3. Complete viral genome sequence and discovery of novel viruses by deep sequencing of small RNAs: a generic method for diagnosis, discovery and sequencing of viruses(May2009).

When the intermediate step of being able to find new viruses (using remnants left by this defense system) was proven correct despite being slammed by reviewers,I wrote to the division to which I applied, twice, Sep. 2009, and Oct. 2010, and then called one of the division leaders at NIH to discuss the issue. This gentleman said how sorry he feels and how our peer review system can be unduly penalizing on some people. Further he elaborated that despite extensive efforts we (as a scientific community and society) have not come up with a viable alternative to replace the peer review system.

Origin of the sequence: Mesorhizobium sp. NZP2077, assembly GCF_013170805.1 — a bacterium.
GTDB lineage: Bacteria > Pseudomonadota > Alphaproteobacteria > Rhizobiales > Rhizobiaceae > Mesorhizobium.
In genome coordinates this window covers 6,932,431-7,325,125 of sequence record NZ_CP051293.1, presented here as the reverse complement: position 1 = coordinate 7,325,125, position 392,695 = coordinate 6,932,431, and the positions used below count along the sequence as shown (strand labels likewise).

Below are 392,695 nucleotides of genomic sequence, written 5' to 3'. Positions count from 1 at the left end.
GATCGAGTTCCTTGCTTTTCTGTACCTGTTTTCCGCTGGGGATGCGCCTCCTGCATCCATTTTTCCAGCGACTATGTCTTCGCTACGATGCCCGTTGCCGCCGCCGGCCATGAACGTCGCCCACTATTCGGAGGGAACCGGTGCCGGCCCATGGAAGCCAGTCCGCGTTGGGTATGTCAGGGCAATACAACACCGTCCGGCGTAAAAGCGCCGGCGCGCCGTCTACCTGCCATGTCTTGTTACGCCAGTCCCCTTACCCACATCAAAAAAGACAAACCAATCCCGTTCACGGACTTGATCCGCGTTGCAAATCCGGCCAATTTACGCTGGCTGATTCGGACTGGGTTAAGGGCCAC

Here is the solution again: Our grant systems needs a way to penalize poor peer reviewers who are wrong and have no vision whatsoever, so we will not be repeating the same mistakes over and over.  This will promote rapid innovation and go beyond simply incremental progress. Yes, incremental progress is safe, but we are in a position to return more to the tax payers who fund this research.

Share your thoughts. Can use comment form or comments option by title (or at end of the page) and can use Facebook, Twitter or WordPress account.

*Picture based on a reflection captured from subway window in Zurich.